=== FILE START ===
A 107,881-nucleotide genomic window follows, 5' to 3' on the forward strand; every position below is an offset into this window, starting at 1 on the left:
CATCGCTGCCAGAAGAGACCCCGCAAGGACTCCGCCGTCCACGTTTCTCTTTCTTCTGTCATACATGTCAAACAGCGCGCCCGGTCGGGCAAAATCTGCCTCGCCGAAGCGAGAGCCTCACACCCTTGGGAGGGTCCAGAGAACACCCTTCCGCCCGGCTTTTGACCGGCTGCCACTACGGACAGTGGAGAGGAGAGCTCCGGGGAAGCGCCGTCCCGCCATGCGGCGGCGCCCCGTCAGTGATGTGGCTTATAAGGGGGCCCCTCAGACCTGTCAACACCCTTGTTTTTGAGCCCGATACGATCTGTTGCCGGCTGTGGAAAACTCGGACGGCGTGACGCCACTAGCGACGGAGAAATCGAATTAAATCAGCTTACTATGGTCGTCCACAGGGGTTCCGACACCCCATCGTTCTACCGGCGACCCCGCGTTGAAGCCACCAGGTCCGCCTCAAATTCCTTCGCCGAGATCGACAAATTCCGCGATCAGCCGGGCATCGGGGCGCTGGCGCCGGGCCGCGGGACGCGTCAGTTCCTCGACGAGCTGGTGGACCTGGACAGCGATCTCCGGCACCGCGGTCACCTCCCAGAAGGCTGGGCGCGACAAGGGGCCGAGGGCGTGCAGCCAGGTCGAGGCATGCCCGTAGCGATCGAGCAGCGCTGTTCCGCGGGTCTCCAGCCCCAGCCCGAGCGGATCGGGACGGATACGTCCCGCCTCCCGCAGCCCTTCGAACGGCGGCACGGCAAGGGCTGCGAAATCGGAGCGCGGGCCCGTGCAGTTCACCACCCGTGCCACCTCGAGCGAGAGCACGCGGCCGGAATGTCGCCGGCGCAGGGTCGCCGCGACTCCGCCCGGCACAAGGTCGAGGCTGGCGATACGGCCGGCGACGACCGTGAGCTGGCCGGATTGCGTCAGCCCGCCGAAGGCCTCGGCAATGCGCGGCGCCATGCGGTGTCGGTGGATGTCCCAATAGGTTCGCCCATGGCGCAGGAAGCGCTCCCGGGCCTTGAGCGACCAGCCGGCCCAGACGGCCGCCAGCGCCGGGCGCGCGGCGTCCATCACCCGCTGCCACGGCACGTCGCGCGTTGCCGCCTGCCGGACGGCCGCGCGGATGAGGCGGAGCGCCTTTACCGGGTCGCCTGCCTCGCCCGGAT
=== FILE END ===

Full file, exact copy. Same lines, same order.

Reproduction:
A 107,881-nucleotide genomic window follows, 5' to 3' on the forward strand; every position below is an offset into this window, starting at 1 on the left:
CATCGCTGCCAGAAGAGACCCCGCAAGGACTCCGCCGTCCACGTTTCTCTTTCTTCTGTCATACATGTCAAACAGCGCGCCCGGTCGGGCAAAATCTGCCTCGCCGAAGCGAGAGCCTCACACCCTTGGGAGGGTCCAGAGAACACCCTTCCGCCCGGCTTTTGACCGGCTGCCACTACGGACAGTGGAGAGGAGAGCTCCGGGGAAGCGCCGTCCCGCCATGCGGCGGCGCCCCGTCAGTGATGTGGCTTATAAGGGGGCCCCTCAGACCTGTCAACACCCTTGTTTTTGAGCCCGATACGATCTGTTGCCGGCTGTGGAAAACTCGGACGGCGTGACGCCACTAGCGACGGAGAAATCGAATTAAATCAGCTTACTATGGTCGTCCACAGGGGTTCCGACACCCCATCGTTCTACCGGCGACCCCGCGTTGAAGCCACCAGGTCCGCCTCAAATTCCTTCGCCGAGATCGACAAATTCCGCGATCAGCCGGGCATCGGGGCGCTGGCGCCGGGCCGCGGGACGCGTCAGTTCCTCGACGAGCTGGTGGACCTGGACAGCGATCTCCGGCACCGCGGTCACCTCCCAGAAGGCTGGGCGCGACAAGGGGCCGAGGGCGTGCAGCCAGGTCGAGGCATGCCCGTAGCGATCGAGCAGCGCTGTTCCGCGGGTCTCCAGCCCCAGCCCGAGCGGATCGGGACGGATACGTCCCGCCTCCCGCAGCCCTTCGAACGGCGGCACGGCAAGGGCTGCGAAATCGGAGCGCGGGCCCGTGCAGTTCACCACCCGTGCCACCTCGAGCGAGAGCACGCGGCCGGAATGTCGCCGGCGCAGGGTCGCCGCGACTCCGCCCGGCACAAGGTCGAGGCTGGCGATACGGCCGGCGACGACCGTGAGCTGGCCGGATTGCGTCAGCCCGCCGAAGGCCTCGGCAATGCGCGGCGCCATGCGGTGTCGGTGGATGTCCCAATAGGTTCGCCCATGGCGCAGGAAGCGCTCCCGGGCCTTGAGCGACCAGCCGGCCCAGACGGCCGCCAGCGCCGGGCGCGCGGCGTCCATCACCCGCTGCCACGGCACGTCGCGCGTTGCCGCCTGCCGGACGGCCGCGCGGATGAGGCGGAGCGCCTTTACCGGGTCGCCTGCCTCGCCCGGAT